According to Researchers from University College Dublin, Cheese-eaters are generally slimmer than those who abstain from it.
They say that cheese doesn’t raise cholesterol levels after all and that those who love a hearty bit of Dairy
are on average, healthier.
They studied the impact of eating various dairy products, including milk, cheese, yoghurt, butter and cream, on 1,500 people aged between 18-90.
And they found that those who consumed the most dairy had – on average – lower BMIs, lower body fat percentages, smaller waists and lower Blood
But the good news doesn’t just stop there.
They found that those who ate a low-fat dairy tended to have high cholesterol levels than their full-fat-eating colleagues. So you stop buying that tastless fat-free muck immediately.
The study reinforces the idea that the fats found in cheese don’t increase blood cholesterol levels because of the unique set of nutrients it contains.
‘What we saw was that in the high consumers [of cheese] they had a significantly higher intake of saturated fat than the non-consumers and the low consumers and yet there was no difference in their LDL Cholesterol levels,’ said study lead author Dr Emma Feeney.
‘We have to consider not just the nutrients themselves but also the matrix in which we are eating them in and what the overall dietary pattern is, so not just about the food then, but the pattern of other foods we eat with them as well.’
But this just sounds too good to be true.
Everyone knows that if you’re trying to lose weight, the first things to do are to reduce the amount of cheese on your pasta, swap full-fat for semi-skimmed, and to cut out the nightly baked camembert.
Well, apparently not.
‘Having a diet which is high in fats and protein, for example from dairy, is better for fat loss as long as it forms part of a balanced diet,’ Nutritional Therapist Dee Brereton-Patel from Optimised Personal Wellness told Metro.co.uk.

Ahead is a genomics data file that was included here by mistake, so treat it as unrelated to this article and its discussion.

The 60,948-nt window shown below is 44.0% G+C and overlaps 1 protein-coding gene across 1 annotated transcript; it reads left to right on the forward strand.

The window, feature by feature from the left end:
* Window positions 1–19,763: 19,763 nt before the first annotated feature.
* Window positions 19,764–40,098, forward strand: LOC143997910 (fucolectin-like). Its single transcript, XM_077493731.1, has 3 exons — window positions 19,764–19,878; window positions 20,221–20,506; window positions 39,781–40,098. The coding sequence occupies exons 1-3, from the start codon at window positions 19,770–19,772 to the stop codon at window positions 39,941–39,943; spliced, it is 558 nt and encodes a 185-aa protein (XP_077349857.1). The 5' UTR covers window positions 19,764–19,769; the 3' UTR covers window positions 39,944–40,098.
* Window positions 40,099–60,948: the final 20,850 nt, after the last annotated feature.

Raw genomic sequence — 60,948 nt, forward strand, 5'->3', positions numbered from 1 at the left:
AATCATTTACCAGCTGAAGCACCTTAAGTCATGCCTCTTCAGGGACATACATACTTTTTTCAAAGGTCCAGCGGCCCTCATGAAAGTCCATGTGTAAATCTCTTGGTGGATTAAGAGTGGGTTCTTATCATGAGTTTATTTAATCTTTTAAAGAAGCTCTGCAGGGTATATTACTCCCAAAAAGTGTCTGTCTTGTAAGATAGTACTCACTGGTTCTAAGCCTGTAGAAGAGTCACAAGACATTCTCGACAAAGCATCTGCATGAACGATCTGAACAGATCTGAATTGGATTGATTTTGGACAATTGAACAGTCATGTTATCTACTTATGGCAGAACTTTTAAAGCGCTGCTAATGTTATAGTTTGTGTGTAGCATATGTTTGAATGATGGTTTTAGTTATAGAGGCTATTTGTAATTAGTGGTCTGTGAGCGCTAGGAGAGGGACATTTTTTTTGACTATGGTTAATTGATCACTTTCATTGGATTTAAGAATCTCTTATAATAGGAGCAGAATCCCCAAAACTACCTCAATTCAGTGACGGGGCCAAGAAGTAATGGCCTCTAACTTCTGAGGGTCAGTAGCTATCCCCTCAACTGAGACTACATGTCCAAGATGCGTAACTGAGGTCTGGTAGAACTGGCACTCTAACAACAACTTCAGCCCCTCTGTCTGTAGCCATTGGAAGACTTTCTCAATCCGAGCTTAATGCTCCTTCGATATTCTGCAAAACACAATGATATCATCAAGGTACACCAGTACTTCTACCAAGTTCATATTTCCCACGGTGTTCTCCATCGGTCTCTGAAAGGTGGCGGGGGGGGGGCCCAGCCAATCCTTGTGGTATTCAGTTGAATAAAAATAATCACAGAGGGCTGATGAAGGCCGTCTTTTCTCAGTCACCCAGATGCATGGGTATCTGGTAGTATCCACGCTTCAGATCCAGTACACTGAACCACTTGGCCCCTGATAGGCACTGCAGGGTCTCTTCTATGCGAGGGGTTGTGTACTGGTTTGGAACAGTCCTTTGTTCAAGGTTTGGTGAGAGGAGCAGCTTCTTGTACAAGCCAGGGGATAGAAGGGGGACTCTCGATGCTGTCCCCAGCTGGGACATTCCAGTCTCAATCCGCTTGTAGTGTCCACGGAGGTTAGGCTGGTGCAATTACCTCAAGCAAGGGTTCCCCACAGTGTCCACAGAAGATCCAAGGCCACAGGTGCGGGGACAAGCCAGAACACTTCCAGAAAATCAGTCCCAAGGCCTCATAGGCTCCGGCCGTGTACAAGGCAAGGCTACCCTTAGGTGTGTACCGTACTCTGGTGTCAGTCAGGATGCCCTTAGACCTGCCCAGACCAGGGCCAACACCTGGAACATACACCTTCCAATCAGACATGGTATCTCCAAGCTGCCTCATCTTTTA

‘The research from this study has highlighted that for those who had a high dairy intake, consequently ate fewer carbohydrates which would support the claim that eating dairy products such as cheese daily can, in fact, help people lose weight.’
But Dee is clear that this isn’t a free pass for eating your weight in gruyere every day.
‘It’s worth noting that a diet which has a high milk intake can increase low-level inflammation in the body which is associated with long-term chronic health problems such as heart disease, diabetes and high blood pressure.’
If you want to reap the full benefits of a calcium-rich diet, nutritional guru Rick Hay says to opt for organic versions.
‘I recommend people eat products that are as close to nature as possible – i.e. not low-fat or low-carb – as the body recognises these more easily.
‘People should eat cheese if they want when following a healthy eating plan. Small pieces are high in protein which helps with satiety and helps to decrease cravings in the long run. They also help to regulate blood sugar levels which help to improve both mood and energy.
‘I would not encourage excessive dairy or cheese consumption though and also prefer organic varieties where possible.’
Writer: Miranda Larbi for Metro.co.uk